Najeeb Jung’s tenure as lieutenant governor of Delhi has been marked by repeated disputes with chief minister Arvind Kejriwal on issues of jurisdiction.
Soft-spoken and courteous even when crossing swords with the elected Delhi government – that is probably how Najeeb Jung would like to be remembered as lieutenant governor. Arvind Kejriwal has sent best wishes for his “future endeavours”. One of Delhi’s stormiest political relationships may have come to a tame end but what the two protagonists indulged in was nothing short of jang, or war. For a man who was close to former chief minister Sheila Dikshit of the Congress, Jung also enjoyed a remarkably smooth relationship with the right-wing Narendra Modi government. So much so that the Aam Aadmi Party (AAP) did not realise that the man it castigated first as “Congress agent” and then as “BJP agent” was essentially playing on the side of power. Agent or not, Jung, as LG, took his job as the representative of whichever party was in North Block to literal ends, relying heavily on rules – whose constitutionality is under challenge before the Supreme Court – that essentially robbed the capital’s population of its right to be governed by elected representatives.
Jung’s decision to resign from his post 20 months ahead of schedule took both the Centre and the Delhi government by surprise. Union home secretary Rajiv Mehrishi, who met Delhi chief secretary M.M. Kutty soon after Jung announced his resignation, later claimed that he had no inkling of the move though they had only met a day earlier. Similarly, Kejriwal, who spoke to Jung, tweeted that his “resignation is a surprise to me”. Jung is said to be eyeing teaching assignments in Singapore or the US.
However, a closer look at the relationship between Delhi’s two most powerful men would reveal that there was no love lost between them.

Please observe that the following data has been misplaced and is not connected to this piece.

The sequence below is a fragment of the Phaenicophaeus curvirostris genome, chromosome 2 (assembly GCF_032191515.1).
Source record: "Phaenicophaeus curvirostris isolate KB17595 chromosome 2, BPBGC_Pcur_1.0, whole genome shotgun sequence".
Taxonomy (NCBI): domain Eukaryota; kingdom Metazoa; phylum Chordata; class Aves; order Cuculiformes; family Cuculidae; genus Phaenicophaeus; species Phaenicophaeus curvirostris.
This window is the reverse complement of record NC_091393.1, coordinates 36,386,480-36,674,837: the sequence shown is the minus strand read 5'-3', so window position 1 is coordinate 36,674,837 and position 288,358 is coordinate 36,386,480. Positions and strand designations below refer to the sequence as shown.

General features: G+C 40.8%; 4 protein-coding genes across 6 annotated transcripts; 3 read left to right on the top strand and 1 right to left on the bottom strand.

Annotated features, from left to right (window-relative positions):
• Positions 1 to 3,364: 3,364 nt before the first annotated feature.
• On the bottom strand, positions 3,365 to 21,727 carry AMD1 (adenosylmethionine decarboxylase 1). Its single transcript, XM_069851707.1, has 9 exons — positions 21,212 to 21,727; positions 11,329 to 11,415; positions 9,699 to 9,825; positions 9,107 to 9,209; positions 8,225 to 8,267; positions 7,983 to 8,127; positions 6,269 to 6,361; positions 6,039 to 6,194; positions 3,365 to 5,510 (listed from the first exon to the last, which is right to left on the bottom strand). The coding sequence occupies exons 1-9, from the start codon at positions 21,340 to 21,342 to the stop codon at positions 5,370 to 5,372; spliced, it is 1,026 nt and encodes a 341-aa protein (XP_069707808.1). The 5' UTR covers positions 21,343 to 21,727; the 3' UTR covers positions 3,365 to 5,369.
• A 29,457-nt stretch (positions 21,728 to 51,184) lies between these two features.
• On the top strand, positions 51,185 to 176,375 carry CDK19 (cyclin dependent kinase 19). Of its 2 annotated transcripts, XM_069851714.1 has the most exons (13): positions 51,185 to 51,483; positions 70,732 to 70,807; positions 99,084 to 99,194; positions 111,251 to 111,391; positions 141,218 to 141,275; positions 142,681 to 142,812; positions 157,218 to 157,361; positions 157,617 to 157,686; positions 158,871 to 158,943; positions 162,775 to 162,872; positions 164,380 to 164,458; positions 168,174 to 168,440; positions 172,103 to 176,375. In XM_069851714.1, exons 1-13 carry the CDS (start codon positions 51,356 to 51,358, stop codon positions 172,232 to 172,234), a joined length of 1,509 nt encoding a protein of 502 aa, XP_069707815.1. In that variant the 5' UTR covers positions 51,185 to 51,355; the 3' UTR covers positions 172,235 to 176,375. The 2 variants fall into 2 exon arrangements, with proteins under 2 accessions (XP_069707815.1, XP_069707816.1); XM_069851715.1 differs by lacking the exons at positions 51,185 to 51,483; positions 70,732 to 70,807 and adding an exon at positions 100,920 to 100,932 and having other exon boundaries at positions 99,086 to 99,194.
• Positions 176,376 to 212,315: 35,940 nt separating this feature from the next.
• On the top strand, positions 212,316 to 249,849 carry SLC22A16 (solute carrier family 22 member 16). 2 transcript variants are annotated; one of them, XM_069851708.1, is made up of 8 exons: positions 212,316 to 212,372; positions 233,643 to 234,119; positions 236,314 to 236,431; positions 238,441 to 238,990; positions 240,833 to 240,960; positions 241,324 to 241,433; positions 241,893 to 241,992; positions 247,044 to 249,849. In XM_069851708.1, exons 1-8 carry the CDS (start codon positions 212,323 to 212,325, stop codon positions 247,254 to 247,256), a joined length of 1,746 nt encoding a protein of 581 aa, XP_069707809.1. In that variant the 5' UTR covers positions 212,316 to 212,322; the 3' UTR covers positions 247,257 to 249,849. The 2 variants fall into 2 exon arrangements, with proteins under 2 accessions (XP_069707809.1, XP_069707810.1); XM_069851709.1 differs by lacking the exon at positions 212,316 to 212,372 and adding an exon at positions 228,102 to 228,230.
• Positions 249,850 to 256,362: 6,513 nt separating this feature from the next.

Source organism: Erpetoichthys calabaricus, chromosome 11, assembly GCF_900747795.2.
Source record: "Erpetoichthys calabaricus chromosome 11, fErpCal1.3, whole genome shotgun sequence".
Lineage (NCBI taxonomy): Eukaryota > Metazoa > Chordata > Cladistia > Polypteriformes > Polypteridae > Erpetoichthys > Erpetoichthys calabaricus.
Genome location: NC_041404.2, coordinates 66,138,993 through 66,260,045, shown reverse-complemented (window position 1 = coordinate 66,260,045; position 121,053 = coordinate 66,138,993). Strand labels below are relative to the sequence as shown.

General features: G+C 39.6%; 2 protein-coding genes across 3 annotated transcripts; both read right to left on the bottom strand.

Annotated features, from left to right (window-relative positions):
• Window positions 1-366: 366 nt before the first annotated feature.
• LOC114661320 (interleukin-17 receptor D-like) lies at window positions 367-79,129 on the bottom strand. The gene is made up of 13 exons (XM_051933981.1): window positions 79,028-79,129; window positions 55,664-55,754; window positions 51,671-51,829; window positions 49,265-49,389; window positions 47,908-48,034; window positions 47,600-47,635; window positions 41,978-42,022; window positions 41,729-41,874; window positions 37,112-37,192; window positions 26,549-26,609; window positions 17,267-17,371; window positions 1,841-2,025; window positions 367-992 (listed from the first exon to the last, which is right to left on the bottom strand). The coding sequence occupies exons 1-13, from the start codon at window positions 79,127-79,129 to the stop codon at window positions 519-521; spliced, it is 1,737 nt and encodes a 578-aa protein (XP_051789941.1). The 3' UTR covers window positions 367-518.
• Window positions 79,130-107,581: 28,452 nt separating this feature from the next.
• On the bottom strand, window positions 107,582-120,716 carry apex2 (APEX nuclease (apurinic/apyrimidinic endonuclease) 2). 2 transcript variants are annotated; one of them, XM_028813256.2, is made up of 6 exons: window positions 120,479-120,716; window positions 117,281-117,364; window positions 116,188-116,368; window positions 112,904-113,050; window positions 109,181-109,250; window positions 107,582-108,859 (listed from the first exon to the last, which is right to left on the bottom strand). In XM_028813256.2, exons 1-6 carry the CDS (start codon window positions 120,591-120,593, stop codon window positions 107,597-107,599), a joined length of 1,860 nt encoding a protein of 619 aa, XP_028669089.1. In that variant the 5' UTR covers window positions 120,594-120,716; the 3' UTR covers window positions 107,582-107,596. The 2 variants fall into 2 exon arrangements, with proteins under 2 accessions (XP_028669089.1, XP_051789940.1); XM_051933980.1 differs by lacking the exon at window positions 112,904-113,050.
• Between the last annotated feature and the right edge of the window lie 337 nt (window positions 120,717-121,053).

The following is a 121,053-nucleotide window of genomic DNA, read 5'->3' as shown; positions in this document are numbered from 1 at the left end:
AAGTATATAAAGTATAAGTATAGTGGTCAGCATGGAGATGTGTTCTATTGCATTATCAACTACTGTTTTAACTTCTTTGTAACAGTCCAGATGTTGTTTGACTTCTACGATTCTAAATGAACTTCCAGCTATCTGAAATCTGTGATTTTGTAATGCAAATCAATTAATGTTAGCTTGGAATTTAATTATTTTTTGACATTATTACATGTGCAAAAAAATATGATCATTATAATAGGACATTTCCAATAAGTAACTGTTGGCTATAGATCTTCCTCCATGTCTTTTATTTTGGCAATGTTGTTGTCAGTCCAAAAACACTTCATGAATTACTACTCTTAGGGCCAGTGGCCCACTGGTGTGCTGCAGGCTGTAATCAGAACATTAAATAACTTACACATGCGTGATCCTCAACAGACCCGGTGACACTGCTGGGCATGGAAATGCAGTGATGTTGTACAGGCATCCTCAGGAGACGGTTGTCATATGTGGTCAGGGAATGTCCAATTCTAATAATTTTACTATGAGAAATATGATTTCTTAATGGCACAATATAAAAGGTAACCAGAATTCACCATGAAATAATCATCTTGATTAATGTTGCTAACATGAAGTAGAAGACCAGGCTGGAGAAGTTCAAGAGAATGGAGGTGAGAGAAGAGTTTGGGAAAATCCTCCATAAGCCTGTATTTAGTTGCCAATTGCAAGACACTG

Most recently on December 15, Kejriwal had alleged that IAS officers in Delhi were being “intimidated” and “threatened” by Jung and Modi. “They are being provoked to revolt against me. I know who all are taking money. IAS officers are being forced to meet and speak out against the Delhi government. The LG is getting it done on the prodding of the prime minister’s office [PMO],” he said at a press conference.
While Kejriwal often took the name of Jung and Modi in the same breath, the fact remained that the tussle between the two had started during Kejriwal’s first term in Delhi, when the LG, during Manmohan Singh’s rule, had objected to the tabling of the Delhi Lokpal Bill in the assembly without presidential assent and had then sought the solicitor general’s opinion on the Bill. Kejriwal had accused Jung of “leaking” the solicitor general’s report to the media.
In February 2014, AAP had called Jung a “Congress agent”. Later, though, as the Congress lost the Lok Sabha polls and the BJP came to power at the Centre, AAP’s judgment on Jung also changed.
In October 2014, while seeking fresh elections in Delhi, Kejriwal accused Jung of “being in active collusion with BJP and running the backdoor government for the BJP and acting as an agent of Bharatiya Janata Party rather than protecting the Constitution of India”.